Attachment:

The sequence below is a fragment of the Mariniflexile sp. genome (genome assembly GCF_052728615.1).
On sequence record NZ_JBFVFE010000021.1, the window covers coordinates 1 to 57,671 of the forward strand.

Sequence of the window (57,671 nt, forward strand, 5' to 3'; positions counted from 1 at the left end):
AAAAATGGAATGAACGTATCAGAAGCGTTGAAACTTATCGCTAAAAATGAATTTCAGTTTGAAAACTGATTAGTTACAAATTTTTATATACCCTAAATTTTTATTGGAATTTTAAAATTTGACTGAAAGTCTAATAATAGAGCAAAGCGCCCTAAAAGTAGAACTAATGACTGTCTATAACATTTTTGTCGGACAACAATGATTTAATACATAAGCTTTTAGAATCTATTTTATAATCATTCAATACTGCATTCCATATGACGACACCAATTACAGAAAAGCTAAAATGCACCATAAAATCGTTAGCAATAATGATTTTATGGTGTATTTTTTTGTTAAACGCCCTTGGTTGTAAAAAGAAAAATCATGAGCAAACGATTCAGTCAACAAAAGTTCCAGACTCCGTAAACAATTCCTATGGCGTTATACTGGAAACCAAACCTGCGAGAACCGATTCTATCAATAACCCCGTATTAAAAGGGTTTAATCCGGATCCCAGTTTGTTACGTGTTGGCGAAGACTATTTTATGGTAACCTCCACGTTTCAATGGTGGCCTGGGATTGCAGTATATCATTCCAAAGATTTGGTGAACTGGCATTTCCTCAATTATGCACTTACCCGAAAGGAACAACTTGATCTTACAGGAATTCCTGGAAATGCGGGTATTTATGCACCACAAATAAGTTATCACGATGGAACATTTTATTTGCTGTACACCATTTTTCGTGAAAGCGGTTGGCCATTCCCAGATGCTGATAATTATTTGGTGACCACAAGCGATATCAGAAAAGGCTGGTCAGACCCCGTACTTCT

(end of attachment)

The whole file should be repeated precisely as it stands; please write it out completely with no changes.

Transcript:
The sequence below is a fragment of the Mariniflexile sp. genome (genome assembly GCF_052728615.1).
On sequence record NZ_JBFVFE010000021.1, the window covers coordinates 1 to 57,671 of the forward strand.

Sequence of the window (57,671 nt, forward strand, 5' to 3'; positions counted from 1 at the left end):
AAAAATGGAATGAACGTATCAGAAGCGTTGAAACTTATCGCTAAAAATGAATTTCAGTTTGAAAACTGATTAGTTACAAATTTTTATATACCCTAAATTTTTATTGGAATTTTAAAATTTGACTGAAAGTCTAATAATAGAGCAAAGCGCCCTAAAAGTAGAACTAATGACTGTCTATAACATTTTTGTCGGACAACAATGATTTAATACATAAGCTTTTAGAATCTATTTTATAATCATTCAATACTGCATTCCATATGACGACACCAATTACAGAAAAGCTAAAATGCACCATAAAATCGTTAGCAATAATGATTTTATGGTGTATTTTTTTGTTAAACGCCCTTGGTTGTAAAAAGAAAAATCATGAGCAAACGATTCAGTCAACAAAAGTTCCAGACTCCGTAAACAATTCCTATGGCGTTATACTGGAAACCAAACCTGCGAGAACCGATTCTATCAATAACCCCGTATTAAAAGGGTTTAATCCGGATCCCAGTTTGTTACGTGTTGGCGAAGACTATTTTATGGTAACCTCCACGTTTCAATGGTGGCCTGGGATTGCAGTATATCATTCCAAAGATTTGGTGAACTGGCATTTCCTCAATTATGCACTTACCCGAAAGGAACAACTTGATCTTACAGGAATTCCTGGAAATGCGGGTATTTATGCACCACAAATAAGTTATCACGATGGAACATTTTATTTGCTGTACACCATTTTTCGTGAAAGCGGTTGGCCATTCCCAGATGCTGATAATTATTTGGTGACCACAAGCGATATCAGAAAAGGCTGGTCAGACCCCGTACTTCT